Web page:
Ethical behavior starts at the top, says Johnson lecturer

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Linda Treviño
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Linda Treviño, director of the Shoemaker Program in Business Ethics at the Smeal College of Business at Penn State University, speaks March 28 at the Samuel Curtis Johnson Graduate School of Management.

The ends often don’t justify the means for businesses that set unrealistic performance goals, creating a culture where employees feel compelled to engage in unscrupulous behavior in meeting the demands handed down by their superiors.

That was the message imparted by Linda Treviño in delivering the Day Family Ethics Lecture on March 28 at the Samuel Curtis Johnson Graduate School of Management. Treviño, director of the Shoemaker Program in Business Ethics at the Smeal College of Business at Pennsylvania State University, touched on psychology, human behavior and setting the right or wrong tone during her address on “Ethical Leadership Top to Bottom: When It Works and When It Fails.”

Treviño explained that her research into the role executives play in establishing an ethical culture at their organizations reveals that most people are followers when it comes to ethics: They look outside themselves – to leaders – rather than examining their own values. This finding supports the research of Yale University psychologist Stanley Milgram, she noted, whose widely known experiments in the 1960s demonstrated that people will blindly follow orders to harm others, despite their misgivings, when instructed by an authority figure that such behavior is acceptable.

“For businesses, the message is that leaders must recognize the power they have over subordinates and use it wisely,” she said. “Most employers want to do the right thing but don’t always follow through with appropriate management policies or clarify the expectations for ethical behavior.”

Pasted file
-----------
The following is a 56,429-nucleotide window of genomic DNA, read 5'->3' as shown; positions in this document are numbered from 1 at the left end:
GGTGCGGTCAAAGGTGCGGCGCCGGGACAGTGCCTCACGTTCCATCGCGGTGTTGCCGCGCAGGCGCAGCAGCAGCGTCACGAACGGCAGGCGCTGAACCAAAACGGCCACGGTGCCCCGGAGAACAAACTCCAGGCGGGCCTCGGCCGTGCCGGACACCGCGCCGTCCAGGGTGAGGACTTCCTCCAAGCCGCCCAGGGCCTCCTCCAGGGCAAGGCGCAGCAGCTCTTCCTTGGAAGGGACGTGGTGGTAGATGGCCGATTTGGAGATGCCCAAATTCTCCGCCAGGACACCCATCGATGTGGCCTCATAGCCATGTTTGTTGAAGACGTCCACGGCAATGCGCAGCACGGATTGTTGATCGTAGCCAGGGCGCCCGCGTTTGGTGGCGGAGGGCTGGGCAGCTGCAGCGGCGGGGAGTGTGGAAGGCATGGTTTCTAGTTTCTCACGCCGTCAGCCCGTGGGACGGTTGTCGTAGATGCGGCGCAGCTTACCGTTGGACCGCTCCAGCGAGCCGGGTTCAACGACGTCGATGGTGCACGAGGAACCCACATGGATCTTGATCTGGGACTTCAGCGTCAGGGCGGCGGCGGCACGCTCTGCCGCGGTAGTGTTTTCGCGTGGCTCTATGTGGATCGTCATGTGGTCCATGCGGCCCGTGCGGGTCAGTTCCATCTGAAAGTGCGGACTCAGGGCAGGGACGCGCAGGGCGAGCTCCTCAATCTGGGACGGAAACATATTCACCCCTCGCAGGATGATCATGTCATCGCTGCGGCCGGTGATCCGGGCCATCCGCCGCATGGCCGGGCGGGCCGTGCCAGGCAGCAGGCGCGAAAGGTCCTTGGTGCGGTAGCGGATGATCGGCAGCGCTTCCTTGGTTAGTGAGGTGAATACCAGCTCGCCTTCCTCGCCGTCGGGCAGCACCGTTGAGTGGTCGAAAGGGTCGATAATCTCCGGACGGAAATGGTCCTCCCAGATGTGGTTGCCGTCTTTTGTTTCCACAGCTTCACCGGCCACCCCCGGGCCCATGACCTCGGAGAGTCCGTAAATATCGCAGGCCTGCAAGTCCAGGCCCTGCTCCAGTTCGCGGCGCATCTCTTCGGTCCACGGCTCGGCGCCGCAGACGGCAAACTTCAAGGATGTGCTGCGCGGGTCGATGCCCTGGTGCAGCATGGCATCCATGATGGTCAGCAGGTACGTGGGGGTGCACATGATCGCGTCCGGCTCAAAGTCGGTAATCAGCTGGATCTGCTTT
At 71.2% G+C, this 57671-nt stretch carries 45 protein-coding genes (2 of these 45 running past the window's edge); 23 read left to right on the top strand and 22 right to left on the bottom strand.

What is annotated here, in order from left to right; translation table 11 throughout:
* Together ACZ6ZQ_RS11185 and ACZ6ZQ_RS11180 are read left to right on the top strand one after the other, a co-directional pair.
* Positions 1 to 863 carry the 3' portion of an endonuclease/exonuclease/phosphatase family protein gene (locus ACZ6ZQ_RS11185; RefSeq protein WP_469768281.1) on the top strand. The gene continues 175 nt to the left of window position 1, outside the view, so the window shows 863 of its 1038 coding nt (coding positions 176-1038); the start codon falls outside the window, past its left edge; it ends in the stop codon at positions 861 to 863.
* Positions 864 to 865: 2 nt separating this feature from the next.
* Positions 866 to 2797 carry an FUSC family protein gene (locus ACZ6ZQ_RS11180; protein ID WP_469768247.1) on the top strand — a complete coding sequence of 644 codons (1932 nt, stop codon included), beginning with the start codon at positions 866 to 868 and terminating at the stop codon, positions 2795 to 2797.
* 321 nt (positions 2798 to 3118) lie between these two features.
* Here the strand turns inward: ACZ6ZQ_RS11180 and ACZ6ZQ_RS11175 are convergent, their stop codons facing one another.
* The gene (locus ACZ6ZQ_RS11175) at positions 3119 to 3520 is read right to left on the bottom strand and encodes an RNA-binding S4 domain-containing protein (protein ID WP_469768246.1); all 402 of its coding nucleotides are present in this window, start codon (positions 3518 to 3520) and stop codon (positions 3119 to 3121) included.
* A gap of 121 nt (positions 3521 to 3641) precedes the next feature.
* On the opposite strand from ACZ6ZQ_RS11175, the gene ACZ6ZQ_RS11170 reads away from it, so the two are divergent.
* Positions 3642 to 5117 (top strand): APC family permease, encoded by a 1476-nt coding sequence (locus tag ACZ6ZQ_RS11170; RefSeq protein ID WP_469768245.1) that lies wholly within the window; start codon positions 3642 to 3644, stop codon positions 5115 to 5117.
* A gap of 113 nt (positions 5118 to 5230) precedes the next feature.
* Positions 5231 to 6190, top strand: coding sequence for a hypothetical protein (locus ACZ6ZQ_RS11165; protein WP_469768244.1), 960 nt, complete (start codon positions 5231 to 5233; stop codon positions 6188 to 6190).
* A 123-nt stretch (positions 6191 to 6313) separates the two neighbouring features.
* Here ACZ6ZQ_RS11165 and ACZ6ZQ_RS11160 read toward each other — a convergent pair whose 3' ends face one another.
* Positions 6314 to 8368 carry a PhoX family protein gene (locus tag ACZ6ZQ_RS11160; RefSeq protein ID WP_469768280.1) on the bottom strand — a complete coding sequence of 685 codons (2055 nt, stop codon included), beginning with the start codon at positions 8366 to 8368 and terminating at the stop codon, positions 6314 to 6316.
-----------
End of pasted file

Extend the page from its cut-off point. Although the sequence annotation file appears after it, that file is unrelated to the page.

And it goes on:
As an example of the impact of positive ethical leadership, Treviño cited the Market Basket supermarket chain, which removed a popular CEO and replaced him with two new executives, prompting a stakeholder revolt. Employees protested the move, customers launched a boycott and some suppliers stopped doing business with the company.

“The ousted CEO was loved and admired for his values; he cared about employees and customers,” she said. “This situation reflects the importance of business leaders who develop an ethical culture that is tended and nourished by the organization.”

Negative ethical leadership, on the other hand, reflects a focus on bottom line goals without little consideration of the means required to achieve those objectives. Treviño explained that she observed the effects of this problem while studying a telecommunications company where executives established unreasonably high goals for the sales staff. Company managers found it impossible to achieve those goals, she said, and as a result resorted to deceptive behavior to make it look like they were fulfilling expectations. They would log sales from customer service or other departments that they had not made, for example, and the desk sales staff would share the sales made by field sales staff to inflate their numbers.

“The employees at the bottom of the organization were concerned about this unethical behavior but succumbed to the pressure from their supervisors and followed orders,” she said. “Performance management systems can create an atmosphere where employees are reluctant to speak up and point out unrealistic expectations, and instead participate in unethical behavior, following the example set by superiors.” The recent scandals at Wells Fargo and Volkswagen resulted from similar behavior, she added.

Her research shows that business leaders must be careful in setting goals and implementing appropriate performance management systems, Treviño said. Executives should be held accountable for the consequences of following those policies, and should assess both the ends and the means in creating an ethical culture at their organizations.

“Any performance management system should be designed to include ethics. And while these systems are complicated, the details, including implications, should be communicated to the entire chain of command,” she said. “Unfortunately, there is still little attention being paid to connecting personal values to behaviors and performance in businesses today.”

Jay Wrolstad is a freelance writer for the Samuel Curtis Johnson Graduate School of Management. This story first appeared in Cornell Enterprise.


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